November 5, 2006
This week Ben Vershbow from the Institute for the Future of the Book passed along some news about the MediaCommons project. MediaCommons is a project in development for the past couple of years by Kathleen Fitzpatrick and others to start a born-digital scholarly press focused on media studies. At its core, MediaCommons will be a social networking site where academics, students, and other interested members of the public can write and critically converse about a mediated world, in a mediated environment. The site is intended to connect scholars, producers, lobbyists, activists, critics, fans, and consumers in a wide-ranging, critically engaged conversation that is highly visible to the public. At the same time, MediaCommons will be a full-fledged electronic press dedicated to the development of born-digital scholarship: multimedia “papers,” journals, Gamer Theory-style monographs, and many other forms yet to be invented.
The MediaCommons site launched this week has three parts:
1) A weblog where founding editors Avi Santo (Old Dominion U.) and Kathleen Fitzpatrick (Pomona College) will think out loud and work with the emerging community to develop the full MediaCommons vision.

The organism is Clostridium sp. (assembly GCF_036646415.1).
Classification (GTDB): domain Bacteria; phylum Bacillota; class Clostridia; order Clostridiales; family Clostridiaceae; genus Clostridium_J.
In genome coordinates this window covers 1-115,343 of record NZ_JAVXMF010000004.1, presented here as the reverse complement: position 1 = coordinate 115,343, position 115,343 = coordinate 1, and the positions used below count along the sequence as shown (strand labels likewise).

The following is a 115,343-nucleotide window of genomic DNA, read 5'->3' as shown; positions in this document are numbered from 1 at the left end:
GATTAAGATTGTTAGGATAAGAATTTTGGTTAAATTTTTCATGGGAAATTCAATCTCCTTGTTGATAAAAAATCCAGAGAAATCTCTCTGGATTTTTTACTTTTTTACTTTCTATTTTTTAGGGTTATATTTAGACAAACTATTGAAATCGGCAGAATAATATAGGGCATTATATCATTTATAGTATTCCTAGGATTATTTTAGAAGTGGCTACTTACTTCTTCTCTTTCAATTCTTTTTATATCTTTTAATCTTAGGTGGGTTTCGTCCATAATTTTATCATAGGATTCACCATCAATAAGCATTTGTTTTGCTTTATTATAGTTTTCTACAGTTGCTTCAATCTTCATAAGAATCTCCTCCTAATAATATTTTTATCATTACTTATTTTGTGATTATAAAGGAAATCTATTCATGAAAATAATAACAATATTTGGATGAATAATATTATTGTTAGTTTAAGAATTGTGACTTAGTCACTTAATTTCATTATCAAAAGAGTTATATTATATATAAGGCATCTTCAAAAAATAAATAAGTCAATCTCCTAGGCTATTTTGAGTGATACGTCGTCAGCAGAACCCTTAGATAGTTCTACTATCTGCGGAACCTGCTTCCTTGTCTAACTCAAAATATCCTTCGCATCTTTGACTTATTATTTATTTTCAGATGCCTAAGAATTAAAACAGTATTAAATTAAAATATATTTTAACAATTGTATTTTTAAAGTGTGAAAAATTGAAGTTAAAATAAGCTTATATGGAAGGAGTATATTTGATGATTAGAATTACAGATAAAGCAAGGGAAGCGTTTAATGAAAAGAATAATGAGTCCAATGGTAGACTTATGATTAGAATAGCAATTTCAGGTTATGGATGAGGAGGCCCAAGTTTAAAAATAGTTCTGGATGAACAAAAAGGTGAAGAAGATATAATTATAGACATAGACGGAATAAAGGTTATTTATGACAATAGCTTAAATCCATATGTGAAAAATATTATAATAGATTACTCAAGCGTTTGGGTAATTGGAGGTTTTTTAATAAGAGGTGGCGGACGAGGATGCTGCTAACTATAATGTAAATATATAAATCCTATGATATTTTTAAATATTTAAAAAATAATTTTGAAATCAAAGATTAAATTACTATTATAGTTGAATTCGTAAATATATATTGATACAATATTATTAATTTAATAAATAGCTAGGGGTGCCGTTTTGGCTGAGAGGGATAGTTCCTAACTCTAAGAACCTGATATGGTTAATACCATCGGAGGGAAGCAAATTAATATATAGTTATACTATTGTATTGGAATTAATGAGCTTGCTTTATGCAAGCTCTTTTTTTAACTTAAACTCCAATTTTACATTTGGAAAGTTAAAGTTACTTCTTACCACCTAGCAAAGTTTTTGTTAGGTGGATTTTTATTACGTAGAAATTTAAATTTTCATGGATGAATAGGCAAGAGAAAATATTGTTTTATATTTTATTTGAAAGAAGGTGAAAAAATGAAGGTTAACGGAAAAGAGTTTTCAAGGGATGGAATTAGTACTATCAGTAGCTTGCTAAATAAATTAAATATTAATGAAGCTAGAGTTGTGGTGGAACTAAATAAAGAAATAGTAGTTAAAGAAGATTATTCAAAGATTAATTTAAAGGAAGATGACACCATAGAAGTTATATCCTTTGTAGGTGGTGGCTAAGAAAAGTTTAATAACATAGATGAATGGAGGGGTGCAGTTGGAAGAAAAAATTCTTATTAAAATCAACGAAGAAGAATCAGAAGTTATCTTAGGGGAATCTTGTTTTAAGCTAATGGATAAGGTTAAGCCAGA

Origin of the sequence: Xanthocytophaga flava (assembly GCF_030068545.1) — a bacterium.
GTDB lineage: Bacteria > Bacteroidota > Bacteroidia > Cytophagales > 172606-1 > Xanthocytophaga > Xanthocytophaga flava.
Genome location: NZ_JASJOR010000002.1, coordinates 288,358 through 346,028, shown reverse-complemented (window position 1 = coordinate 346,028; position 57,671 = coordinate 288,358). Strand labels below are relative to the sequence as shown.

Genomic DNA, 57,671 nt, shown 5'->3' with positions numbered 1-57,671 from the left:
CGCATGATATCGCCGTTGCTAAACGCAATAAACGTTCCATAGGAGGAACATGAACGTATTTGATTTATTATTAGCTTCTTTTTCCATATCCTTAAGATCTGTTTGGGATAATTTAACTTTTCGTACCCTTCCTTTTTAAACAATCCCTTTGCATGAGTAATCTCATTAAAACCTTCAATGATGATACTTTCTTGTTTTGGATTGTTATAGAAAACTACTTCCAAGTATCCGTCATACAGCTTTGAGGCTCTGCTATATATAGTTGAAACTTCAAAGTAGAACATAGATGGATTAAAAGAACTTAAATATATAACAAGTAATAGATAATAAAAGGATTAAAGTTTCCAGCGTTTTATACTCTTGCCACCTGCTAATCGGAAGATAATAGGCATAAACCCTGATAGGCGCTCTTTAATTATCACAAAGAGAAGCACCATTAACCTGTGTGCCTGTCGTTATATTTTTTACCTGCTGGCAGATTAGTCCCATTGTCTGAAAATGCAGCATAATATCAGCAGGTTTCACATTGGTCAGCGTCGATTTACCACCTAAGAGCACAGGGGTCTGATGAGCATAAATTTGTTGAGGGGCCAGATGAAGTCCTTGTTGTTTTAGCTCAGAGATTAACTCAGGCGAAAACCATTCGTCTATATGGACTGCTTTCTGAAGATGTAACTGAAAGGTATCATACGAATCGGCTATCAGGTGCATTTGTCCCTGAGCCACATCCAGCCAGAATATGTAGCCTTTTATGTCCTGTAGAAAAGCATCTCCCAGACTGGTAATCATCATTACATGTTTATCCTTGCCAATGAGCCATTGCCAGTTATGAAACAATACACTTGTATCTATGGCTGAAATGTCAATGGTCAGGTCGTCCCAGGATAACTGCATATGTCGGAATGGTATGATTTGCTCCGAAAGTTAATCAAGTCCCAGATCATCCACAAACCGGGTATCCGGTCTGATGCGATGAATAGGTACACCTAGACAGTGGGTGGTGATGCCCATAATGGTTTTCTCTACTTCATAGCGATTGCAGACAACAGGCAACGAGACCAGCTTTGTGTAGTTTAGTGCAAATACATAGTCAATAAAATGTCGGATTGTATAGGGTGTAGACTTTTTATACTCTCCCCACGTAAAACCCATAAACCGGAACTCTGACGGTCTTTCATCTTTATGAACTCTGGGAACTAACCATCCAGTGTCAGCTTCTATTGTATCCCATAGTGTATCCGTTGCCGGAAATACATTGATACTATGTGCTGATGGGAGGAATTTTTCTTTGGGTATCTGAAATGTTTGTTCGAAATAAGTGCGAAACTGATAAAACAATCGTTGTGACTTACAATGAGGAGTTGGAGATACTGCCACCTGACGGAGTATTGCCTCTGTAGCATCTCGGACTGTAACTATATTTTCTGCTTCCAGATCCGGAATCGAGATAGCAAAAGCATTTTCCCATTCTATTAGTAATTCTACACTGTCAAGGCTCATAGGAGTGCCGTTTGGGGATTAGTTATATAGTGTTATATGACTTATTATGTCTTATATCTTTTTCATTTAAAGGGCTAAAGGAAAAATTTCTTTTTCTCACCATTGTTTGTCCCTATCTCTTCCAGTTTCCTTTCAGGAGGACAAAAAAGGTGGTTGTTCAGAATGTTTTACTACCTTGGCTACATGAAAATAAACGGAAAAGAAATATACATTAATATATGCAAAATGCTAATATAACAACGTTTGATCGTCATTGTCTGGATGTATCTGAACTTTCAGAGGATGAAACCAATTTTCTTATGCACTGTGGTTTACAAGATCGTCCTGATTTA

2) A call for “papers” — scholarly projects that engagingly explore some aspect of media history, theory, or culture through an adventurous use of the broad palette of technologies provided by the digital network, to be the first projects published by the MediaCommons network.
3) “In Media Res” — an experimental feature where each week a different scholar will present a short contemporary media clip accompanied by a 100-150 word commentary, alongside which a community discussion can take place, a sort of a “YouTube” for scholars and a critically engaged public. The first guest critic is Henry Jenkins, analyzing a clip from the popular “Heroes” TV series.
Like the Electronic Literature Collection, Media Commons is an exciting and well-developed scholarly project that will make compelling new ideas available to the public in ways that they can be easily shared in the global network environment. The project is supported by the MacArthur Foundation and the Annenberg Center for Communication at USC.